Tuesday, March 15, 2011

Tuesday, March 15, 2011

ONE WAY TO KEEP ELECTIONS "CIVIL": Had a very nice lunch today with Terry Nardin, the head of the political science department at the National University of Singapore. He and his wife have been here since 2006 after holding teaching positions for a long while at the University of Wisconsin Milwaukee (which is very similar to UMass Boston, where I have taught). I enjoyed having him explain some of the subtleties and blunt realities of the election process here in Singapore, with its powerful one-party dominance.
Speaking of elections, perhaps as we were dining, the Singapore Elections Department--invoking the concept of civility--announced that a police permit will be needed if someone wants to use the "Speakers' Corner" at Hong Lim Park during the upcoming General Election period. This temporarily overturns an understanding that the corner is an "unrestricted area for public speaking and demonstrations," according to a report in www.channelnewsasia.com. The report offers this quote from the department:
"Elections is a sensitive period when tensions can run high. In order to manage the heightened law and order risks and ensure that the election rally permit regime is not bypassed during Ge, we have decided to revoke the status of the Speaker's Corner as an unrestricted area for public speaking and demonstrations under the Public Order Act (POA) during the campaigning period."

For more information, listeners and readers are instructed to send an email to the police.
I found an informal calendar of events for the Speakers' Corner on the web.
Singapore's Speakers' Corner is patterned after London's famous one in Hyde Park. Not sure what restrictions are ever placed on that one.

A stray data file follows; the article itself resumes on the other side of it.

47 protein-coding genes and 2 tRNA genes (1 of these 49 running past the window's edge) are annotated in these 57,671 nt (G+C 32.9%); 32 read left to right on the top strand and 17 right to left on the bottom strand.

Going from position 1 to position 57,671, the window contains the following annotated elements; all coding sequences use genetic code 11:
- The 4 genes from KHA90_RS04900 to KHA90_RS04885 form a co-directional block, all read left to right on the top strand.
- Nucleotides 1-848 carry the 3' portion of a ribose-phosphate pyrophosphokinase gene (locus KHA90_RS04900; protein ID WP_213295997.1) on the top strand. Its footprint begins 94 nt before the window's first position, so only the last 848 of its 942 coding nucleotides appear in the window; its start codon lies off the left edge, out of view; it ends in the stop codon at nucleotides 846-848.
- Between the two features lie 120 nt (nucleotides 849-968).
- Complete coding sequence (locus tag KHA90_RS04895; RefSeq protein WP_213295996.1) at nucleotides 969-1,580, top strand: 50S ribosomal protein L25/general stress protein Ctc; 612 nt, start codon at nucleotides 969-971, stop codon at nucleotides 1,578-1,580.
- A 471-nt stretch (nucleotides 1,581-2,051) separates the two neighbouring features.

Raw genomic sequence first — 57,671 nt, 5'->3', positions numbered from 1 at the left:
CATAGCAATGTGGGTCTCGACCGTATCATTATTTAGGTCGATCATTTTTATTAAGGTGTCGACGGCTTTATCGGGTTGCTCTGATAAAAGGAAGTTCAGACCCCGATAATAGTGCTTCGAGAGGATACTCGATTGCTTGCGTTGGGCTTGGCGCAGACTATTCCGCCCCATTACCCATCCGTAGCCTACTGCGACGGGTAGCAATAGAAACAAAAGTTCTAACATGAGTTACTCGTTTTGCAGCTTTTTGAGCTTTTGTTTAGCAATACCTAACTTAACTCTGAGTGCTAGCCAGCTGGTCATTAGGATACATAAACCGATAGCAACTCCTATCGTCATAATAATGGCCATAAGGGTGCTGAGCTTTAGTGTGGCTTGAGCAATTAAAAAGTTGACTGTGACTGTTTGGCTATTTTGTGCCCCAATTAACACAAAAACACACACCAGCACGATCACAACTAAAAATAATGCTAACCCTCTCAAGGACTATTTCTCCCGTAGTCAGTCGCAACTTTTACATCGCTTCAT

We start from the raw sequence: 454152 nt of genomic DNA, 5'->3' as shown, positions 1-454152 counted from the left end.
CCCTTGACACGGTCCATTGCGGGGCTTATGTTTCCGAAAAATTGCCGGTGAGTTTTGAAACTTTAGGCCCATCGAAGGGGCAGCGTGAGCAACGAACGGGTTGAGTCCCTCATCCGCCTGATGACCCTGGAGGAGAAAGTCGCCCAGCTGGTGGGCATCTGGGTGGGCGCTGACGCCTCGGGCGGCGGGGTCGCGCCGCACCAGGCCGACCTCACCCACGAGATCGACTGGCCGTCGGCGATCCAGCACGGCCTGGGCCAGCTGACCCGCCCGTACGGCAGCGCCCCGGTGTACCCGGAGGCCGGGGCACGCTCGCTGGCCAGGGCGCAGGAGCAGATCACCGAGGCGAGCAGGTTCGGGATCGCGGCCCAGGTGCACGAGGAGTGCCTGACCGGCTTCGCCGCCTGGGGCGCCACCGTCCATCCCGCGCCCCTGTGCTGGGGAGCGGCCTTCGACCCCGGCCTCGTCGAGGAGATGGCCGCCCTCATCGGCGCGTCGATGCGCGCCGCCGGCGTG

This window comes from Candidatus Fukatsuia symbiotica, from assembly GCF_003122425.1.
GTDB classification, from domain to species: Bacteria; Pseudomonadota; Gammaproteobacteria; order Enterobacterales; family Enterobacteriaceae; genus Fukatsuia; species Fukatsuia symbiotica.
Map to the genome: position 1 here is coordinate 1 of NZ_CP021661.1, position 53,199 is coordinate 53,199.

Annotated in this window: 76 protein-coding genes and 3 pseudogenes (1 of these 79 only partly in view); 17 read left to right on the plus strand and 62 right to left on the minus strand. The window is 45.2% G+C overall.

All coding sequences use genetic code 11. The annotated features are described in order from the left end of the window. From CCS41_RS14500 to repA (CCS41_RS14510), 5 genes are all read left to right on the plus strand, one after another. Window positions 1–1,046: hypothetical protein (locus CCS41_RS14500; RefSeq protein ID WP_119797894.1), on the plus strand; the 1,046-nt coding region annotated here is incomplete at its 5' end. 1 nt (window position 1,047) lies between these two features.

WELCOME TO THE UP-AND-DOWN WORLD OF CRANE-COUNTING: I tentatively file another update of the Singapore Crane Index Limited Economic Indicator based on real-time information from the Tanjong Pagar container terminal. The report, which began with the Feb. 16 blog entry, seemed simple at first. But now, CRANE counting is beginning to make my CRANIUM hurt. I sure hope this doesn't invalidate my weeks of painstaking observations, but the shipping world pulled a bit of a fast one on me. Just when I thought I had the information well in hand, I sense there's much more to crane counting than meets the eye. The issue surfaced today when two tugs tried to sneak a barge of containers over to the OCEAN SIDE of a waiting container ship. (See photo above, with helpful circle and arrows.) The container ship next to it could use ITS OWN CRANES to haul some of these massive containers on board, bypassing the much larger land-based cranes of the terminal. Do shipboard cranes carry the same observational weight as pier-based cranes? Must mull it.

Date: March 15
Time: 8:25 a.m. (Singapore time)
Cranes Up (bad): 9
Cranes Down (good): 19
CRANES MISSING (unknown degree of goodness/badness): 0

No comments:

Post a Comment